From: Johnny Hamilton
Date: 23 Aug 1995 20:47:46 GMT
Organization: Construction Trades Press
Subject: Re: Love vs. money
Dear Andrei,
Here are a couple of practical problems with similar dimensions.
You have been hired to paint a design on the wall of a 150' corridor. The basic design will be a band of color 12" wide with the center of the band running three feet above the floor.
There is a set of steps in the exact center of the corridor that changes the level of the floor by 16.5". The designer wants the band to run parallel with the angle of the steps and the angles for the band to be changed with arcs, with the center radius of the arcs to be 1.5 times the wide of the band.
How much before the first step should the arc start? (Give answer to nearest sixteenth.)
How long is the straight part of the band between the two arcs?(Give answer to nearest sixteenth.)
If the corridor is 150' long with the center of the steps being in the center of the corridor, how long are the straight lengths of the bands, excluding the offset? (Give answer to nearest sixteenth.)
Part two:
After you have finished, the handrail crew comes in. Their rail is 1.25" steel pipe and will also be 3 feet from the floor. Their elbow is also 1.5 times the nominal size of the pipe. Please provide the answers for the same questions above.
Johnny
About Johnny's problem:
If a team of schoolchildren actually HAS been hired to paint a design on the wall of a 150' corridor (&c), then this problem could be of real interest to them. Certainly the ability to solve such problems is a valuable one.
But am I alone in thinking that otherwise it's just a tiny bit boring, and might not be the best way to turn students on to mathematics?
John Conway
About this particular problem:
Imagine that this problem is included into curricilum of high schools and/or colleges. Of course, it is impossible to find enough place to have every student solve it physically, actually painting some hall. So students will be expected to solve it ON PAPER. Then it will be a nightmare for teachers. Imagine all those confused essays they will have to read, UNDERSTAND and grade.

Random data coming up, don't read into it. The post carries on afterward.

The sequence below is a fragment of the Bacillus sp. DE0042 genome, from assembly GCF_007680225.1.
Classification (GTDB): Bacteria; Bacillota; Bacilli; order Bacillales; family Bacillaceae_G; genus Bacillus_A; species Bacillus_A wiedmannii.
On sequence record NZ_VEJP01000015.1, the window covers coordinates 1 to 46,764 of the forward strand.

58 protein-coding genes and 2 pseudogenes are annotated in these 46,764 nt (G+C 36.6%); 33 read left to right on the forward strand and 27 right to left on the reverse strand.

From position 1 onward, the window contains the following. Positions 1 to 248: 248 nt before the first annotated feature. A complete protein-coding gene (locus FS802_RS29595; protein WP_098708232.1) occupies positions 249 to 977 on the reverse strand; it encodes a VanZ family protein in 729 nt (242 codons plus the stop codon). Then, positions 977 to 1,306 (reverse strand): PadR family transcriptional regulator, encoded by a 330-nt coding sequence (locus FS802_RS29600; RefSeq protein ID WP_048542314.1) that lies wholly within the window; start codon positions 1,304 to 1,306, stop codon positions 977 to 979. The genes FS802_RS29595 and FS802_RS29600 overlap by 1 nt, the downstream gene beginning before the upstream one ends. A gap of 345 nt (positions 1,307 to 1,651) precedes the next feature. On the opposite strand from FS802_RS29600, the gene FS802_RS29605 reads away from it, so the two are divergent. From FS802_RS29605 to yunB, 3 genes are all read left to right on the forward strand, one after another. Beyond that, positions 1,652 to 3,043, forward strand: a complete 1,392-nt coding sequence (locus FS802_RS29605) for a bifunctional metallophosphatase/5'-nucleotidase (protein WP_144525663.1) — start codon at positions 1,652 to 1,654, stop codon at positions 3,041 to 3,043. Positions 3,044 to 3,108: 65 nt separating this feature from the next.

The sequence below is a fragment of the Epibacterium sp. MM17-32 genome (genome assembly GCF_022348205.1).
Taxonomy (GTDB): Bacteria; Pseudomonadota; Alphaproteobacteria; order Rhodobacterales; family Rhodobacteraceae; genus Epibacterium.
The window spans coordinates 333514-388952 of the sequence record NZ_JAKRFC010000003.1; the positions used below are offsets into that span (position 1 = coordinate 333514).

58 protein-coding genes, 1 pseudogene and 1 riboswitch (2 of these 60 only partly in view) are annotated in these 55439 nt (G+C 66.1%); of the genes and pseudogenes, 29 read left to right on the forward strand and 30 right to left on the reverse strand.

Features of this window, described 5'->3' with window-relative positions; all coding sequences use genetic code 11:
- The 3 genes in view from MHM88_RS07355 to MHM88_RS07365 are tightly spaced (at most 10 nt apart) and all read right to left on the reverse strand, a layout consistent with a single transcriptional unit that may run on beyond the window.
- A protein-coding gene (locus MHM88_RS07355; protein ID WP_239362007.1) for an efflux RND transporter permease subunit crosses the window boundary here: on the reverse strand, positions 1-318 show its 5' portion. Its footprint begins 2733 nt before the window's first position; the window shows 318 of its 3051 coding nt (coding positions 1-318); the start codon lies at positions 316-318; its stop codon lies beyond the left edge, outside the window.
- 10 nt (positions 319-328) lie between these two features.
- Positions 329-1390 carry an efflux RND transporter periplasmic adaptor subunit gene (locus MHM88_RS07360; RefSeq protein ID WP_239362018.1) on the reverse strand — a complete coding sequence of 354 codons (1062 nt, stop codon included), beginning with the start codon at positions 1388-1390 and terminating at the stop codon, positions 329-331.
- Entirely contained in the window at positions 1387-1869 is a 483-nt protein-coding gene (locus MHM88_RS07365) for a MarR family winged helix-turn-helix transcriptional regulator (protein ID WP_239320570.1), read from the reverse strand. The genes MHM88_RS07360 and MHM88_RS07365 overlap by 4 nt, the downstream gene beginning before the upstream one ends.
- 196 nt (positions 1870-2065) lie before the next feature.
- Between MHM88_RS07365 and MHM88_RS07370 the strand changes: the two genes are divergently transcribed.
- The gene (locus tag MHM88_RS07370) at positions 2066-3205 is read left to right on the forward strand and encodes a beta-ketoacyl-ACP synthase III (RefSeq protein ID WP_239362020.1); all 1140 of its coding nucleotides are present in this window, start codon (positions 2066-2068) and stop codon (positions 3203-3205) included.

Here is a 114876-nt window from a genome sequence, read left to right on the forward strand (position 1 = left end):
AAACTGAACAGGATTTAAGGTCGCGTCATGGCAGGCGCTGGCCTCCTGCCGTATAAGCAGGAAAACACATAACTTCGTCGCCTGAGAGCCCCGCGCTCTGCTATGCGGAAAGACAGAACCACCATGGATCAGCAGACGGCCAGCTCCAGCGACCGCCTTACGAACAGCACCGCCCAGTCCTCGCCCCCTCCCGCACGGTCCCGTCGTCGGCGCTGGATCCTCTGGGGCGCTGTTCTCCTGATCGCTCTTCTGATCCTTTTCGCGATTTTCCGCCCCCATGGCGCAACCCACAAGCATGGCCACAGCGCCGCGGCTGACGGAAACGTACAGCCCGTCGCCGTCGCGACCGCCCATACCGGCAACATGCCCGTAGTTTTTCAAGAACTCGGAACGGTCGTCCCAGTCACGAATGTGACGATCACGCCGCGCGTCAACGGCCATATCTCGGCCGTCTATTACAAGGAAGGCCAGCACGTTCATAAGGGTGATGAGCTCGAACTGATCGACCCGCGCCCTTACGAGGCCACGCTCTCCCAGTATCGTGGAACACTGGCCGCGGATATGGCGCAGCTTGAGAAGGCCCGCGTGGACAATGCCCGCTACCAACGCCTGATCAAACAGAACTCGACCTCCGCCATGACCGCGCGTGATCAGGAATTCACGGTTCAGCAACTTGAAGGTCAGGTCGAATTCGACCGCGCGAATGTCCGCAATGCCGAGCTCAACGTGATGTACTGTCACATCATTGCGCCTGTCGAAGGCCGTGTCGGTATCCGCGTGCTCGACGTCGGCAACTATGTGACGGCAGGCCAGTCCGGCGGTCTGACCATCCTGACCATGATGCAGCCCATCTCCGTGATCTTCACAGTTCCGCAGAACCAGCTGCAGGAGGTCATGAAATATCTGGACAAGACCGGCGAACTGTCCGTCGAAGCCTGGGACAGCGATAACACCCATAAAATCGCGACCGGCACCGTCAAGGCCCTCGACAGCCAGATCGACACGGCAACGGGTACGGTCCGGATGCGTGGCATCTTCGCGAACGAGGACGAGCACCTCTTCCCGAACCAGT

Then it will be a nightmare for students: they will not know what to write to get a good grade. Then teachers will find a way out: demand strict following a certain script (probably prepared as a handout) and penalize every deviation. Then students will find a way out: to follow this script and never think.
Now let me open my cards: what I wanted to prove is that all the present fad about 'real-world problems' in the classroom is silly and dangerous. Real world problems can be solved only in vivo, not in vitro.
Andrei Toom
I did the problem, or at least part of it, and I'll give my answers right or wrong, but then you have got to tell me, what would a student get from this that he wouldn't get from any other "story problem"? Some good trig, and lots of number crunching in it, but (Johnny) why is it somehow preferable to mixed nuts or coin problems? How many of my high school kids do you think would feel this is "REAL" for their life?
If I asked our school engineers to do this, they would do just what I did to check my work, they would walk over to a CAD machine and draw it and NEVER figure out any math... Sorry, doing the numbers on this just doesn't seem like "real world math" to me.
Now here are my answers and if they are really wrong, you can use it to reinforce either side of this argument.
I pictured the hall running from left to right with the right hand side being the 16.5 inches higher. I disobeyed the instructions (this is real world, Johnny) and computed everything in hundredths of an inch and got:
I don't do carpentry and have no idea what the pipe sizes mean, and was offended that anyone would spoil my beautiful hall with plumbing fixtures so I molded a 3" glass tube with internal fiber optics to act as both a hand rail and emergency lighting.
Pat Ballew "lovin' what I do"
Edgren HS, Misawa, Japan
ballewp@emh.misawa.af.mil
I'm on the side of love, of course, although I have a lot of sympathy with Johnny's concerns.